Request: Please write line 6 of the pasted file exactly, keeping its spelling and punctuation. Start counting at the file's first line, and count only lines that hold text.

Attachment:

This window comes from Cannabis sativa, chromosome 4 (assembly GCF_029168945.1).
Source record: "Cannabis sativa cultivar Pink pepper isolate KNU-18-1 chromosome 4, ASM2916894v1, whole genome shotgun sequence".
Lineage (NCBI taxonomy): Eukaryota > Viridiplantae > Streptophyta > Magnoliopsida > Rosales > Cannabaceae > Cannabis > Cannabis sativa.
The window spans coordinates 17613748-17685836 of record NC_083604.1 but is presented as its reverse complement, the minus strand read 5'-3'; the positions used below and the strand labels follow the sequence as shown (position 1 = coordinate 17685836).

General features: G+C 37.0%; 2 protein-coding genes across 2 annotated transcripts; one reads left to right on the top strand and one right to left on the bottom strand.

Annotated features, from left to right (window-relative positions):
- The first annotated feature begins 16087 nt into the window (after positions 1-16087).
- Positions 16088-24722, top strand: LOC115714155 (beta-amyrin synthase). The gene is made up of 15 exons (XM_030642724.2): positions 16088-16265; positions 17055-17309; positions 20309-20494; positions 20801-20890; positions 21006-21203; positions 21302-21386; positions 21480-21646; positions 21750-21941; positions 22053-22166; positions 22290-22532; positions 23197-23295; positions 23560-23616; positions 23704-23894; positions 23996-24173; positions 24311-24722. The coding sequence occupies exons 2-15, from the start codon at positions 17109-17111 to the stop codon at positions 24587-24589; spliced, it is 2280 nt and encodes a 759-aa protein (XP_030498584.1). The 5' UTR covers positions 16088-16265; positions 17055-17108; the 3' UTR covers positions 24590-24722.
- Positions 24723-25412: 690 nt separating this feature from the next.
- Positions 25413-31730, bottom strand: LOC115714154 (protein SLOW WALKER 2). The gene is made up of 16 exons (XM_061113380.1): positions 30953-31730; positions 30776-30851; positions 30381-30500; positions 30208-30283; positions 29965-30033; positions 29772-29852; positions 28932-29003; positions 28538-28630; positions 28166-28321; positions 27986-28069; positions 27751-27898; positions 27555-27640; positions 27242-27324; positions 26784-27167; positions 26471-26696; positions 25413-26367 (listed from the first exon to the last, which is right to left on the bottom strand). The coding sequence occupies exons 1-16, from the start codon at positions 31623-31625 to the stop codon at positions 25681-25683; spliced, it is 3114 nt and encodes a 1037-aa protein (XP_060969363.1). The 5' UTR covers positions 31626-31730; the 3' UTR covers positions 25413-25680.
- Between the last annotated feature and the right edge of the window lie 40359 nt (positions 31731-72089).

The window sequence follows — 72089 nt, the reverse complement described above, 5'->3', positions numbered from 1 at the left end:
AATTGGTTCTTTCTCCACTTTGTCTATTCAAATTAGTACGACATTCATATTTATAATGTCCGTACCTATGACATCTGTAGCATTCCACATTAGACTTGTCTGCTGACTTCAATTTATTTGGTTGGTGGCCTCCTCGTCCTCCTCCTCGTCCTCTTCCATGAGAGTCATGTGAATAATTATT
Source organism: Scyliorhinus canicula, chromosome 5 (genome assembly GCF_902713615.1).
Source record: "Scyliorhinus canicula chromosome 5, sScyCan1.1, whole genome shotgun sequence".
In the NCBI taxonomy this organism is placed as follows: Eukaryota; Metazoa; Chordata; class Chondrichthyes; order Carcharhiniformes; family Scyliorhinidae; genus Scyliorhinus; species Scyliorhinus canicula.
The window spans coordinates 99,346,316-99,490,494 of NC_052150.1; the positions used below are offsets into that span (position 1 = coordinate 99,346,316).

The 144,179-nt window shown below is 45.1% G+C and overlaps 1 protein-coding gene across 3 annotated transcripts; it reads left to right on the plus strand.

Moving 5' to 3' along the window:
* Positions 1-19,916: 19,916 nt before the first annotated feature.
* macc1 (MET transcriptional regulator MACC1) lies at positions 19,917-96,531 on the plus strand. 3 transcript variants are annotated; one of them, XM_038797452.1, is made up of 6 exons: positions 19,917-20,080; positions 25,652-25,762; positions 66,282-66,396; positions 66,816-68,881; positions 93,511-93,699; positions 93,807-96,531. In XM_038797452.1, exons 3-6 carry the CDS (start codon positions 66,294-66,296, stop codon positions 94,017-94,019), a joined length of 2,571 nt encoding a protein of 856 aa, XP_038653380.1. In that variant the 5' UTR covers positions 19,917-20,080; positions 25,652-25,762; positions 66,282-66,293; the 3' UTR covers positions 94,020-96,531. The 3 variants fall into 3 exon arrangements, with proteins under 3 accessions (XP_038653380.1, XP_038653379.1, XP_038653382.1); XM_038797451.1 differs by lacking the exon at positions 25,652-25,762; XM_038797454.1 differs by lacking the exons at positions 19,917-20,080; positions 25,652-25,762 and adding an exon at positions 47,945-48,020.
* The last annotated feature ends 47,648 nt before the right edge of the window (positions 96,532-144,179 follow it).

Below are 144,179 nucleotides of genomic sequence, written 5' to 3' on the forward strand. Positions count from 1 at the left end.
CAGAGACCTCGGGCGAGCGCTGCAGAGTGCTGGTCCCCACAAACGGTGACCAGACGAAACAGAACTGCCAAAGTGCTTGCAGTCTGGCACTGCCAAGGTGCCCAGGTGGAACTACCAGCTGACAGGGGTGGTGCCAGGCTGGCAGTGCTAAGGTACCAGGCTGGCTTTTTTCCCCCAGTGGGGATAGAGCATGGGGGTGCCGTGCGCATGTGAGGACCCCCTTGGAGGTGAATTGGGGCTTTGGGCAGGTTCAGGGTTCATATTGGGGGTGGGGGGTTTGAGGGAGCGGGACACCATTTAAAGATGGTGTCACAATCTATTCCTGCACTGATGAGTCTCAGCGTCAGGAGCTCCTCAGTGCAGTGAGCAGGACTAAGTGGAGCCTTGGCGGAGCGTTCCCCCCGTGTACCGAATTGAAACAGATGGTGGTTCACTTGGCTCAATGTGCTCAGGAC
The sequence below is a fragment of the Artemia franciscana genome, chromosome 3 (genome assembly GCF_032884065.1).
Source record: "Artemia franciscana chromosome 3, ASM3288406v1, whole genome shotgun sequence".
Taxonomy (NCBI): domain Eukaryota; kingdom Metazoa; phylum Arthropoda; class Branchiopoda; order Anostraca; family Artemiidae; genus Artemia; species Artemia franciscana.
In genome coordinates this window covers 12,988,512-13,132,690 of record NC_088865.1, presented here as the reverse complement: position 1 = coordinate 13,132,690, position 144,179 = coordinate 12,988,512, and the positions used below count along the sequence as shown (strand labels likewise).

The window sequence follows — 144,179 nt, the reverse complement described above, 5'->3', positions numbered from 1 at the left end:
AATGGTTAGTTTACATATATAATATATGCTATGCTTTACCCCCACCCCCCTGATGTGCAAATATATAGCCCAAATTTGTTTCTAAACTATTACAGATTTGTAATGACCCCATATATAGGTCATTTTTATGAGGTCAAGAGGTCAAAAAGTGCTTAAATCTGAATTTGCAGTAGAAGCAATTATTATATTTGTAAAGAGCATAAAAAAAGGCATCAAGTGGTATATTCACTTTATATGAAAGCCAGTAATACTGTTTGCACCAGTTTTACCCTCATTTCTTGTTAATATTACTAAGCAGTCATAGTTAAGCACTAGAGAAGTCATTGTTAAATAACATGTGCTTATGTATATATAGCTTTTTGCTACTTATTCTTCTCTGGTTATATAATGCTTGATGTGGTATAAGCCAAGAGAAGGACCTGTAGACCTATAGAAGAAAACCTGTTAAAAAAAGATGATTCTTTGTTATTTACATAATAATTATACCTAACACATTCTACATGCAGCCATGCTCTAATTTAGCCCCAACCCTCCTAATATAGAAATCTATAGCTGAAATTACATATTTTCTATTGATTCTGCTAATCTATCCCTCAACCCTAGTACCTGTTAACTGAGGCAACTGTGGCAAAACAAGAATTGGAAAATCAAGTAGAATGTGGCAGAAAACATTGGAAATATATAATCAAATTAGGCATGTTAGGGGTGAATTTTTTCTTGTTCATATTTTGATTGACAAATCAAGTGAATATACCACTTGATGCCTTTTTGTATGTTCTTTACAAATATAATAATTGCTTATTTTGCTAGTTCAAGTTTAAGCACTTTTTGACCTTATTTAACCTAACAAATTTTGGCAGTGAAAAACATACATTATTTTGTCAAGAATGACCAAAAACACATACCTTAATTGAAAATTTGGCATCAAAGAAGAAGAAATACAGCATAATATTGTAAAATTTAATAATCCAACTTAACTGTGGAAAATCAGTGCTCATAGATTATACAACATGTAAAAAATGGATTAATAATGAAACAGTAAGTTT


Annotated features, from left to right (window-relative positions):